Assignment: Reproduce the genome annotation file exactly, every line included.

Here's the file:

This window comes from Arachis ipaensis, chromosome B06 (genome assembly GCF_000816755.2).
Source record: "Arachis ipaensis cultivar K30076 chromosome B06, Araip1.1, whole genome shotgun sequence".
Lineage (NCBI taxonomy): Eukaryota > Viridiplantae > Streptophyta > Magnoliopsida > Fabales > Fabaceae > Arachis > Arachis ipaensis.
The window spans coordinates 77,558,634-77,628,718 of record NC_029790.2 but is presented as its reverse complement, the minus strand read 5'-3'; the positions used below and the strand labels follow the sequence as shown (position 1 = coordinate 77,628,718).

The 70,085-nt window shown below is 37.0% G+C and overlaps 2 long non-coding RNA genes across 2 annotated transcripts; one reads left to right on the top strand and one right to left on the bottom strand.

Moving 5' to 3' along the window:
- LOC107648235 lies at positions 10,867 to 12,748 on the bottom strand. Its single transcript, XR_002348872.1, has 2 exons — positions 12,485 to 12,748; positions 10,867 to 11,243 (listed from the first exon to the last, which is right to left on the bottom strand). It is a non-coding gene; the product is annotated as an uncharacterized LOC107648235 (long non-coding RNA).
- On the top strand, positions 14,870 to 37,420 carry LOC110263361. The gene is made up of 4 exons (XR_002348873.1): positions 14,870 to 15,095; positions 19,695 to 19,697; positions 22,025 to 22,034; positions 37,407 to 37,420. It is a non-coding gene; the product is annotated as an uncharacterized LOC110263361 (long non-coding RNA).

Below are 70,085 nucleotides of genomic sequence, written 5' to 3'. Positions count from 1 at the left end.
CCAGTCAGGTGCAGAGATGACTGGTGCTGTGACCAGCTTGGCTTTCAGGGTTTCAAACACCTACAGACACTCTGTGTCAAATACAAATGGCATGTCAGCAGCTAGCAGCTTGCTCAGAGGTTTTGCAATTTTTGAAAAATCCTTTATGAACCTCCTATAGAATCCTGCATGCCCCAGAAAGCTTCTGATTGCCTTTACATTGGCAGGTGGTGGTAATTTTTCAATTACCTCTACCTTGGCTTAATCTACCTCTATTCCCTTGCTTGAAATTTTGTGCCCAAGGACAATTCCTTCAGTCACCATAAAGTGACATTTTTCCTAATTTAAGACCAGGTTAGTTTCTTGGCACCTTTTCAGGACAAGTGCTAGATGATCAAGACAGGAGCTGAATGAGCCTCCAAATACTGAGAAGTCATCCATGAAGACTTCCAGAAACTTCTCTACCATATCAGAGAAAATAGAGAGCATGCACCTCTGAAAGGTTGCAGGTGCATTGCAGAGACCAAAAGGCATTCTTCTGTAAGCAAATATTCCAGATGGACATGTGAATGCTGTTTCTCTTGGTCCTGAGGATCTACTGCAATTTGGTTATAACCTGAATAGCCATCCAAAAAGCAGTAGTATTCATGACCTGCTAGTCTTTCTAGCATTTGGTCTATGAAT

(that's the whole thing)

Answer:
This window comes from Arachis ipaensis, chromosome B06 (genome assembly GCF_000816755.2).
Source record: "Arachis ipaensis cultivar K30076 chromosome B06, Araip1.1, whole genome shotgun sequence".
Lineage (NCBI taxonomy): Eukaryota > Viridiplantae > Streptophyta > Magnoliopsida > Fabales > Fabaceae > Arachis > Arachis ipaensis.
The window spans coordinates 77,558,634-77,628,718 of record NC_029790.2 but is presented as its reverse complement, the minus strand read 5'-3'; the positions used below and the strand labels follow the sequence as shown (position 1 = coordinate 77,628,718).

The 70,085-nt window shown below is 37.0% G+C and overlaps 2 long non-coding RNA genes across 2 annotated transcripts; one reads left to right on the top strand and one right to left on the bottom strand.

Moving 5' to 3' along the window:
- LOC107648235 lies at positions 10,867 to 12,748 on the bottom strand. Its single transcript, XR_002348872.1, has 2 exons — positions 12,485 to 12,748; positions 10,867 to 11,243 (listed from the first exon to the last, which is right to left on the bottom strand). It is a non-coding gene; the product is annotated as an uncharacterized LOC107648235 (long non-coding RNA).
- On the top strand, positions 14,870 to 37,420 carry LOC110263361. The gene is made up of 4 exons (XR_002348873.1): positions 14,870 to 15,095; positions 19,695 to 19,697; positions 22,025 to 22,034; positions 37,407 to 37,420. It is a non-coding gene; the product is annotated as an uncharacterized LOC110263361 (long non-coding RNA).

Below are 70,085 nucleotides of genomic sequence, written 5' to 3'. Positions count from 1 at the left end.
CCAGTCAGGTGCAGAGATGACTGGTGCTGTGACCAGCTTGGCTTTCAGGGTTTCAAACACCTACAGACACTCTGTGTCAAATACAAATGGCATGTCAGCAGCTAGCAGCTTGCTCAGAGGTTTTGCAATTTTTGAAAAATCCTTTATGAACCTCCTATAGAATCCTGCATGCCCCAGAAAGCTTCTGATTGCCTTTACATTGGCAGGTGGTGGTAATTTTTCAATTACCTCTACCTTGGCTTAATCTACCTCTATTCCCTTGCTTGAAATTTTGTGCCCAAGGACAATTCCTTCAGTCACCATAAAGTGACATTTTTCCTAATTTAAGACCAGGTTAGTTTCTTGGCACCTTTTCAGGACAAGTGCTAGATGATCAAGACAGGAGCTGAATGAGCCTCCAAATACTGAGAAGTCATCCATGAAGACTTCCAGAAACTTCTCTACCATATCAGAGAAAATAGAGAGCATGCACCTCTGAAAGGTTGCAGGTGCATTGCAGAGACCAAAAGGCATTCTTCTGTAAGCAAATATTCCAGATGGACATGTGAATGCTGTTTCTCTTGGTCCTGAGGATCTACTGCAATTTGGTTATAACCTGAATAGCCATCCAAAAAGCAGTAGTATTCATGACCTGCTAGTCTTTCTAGCATTTGGTCTATGAAT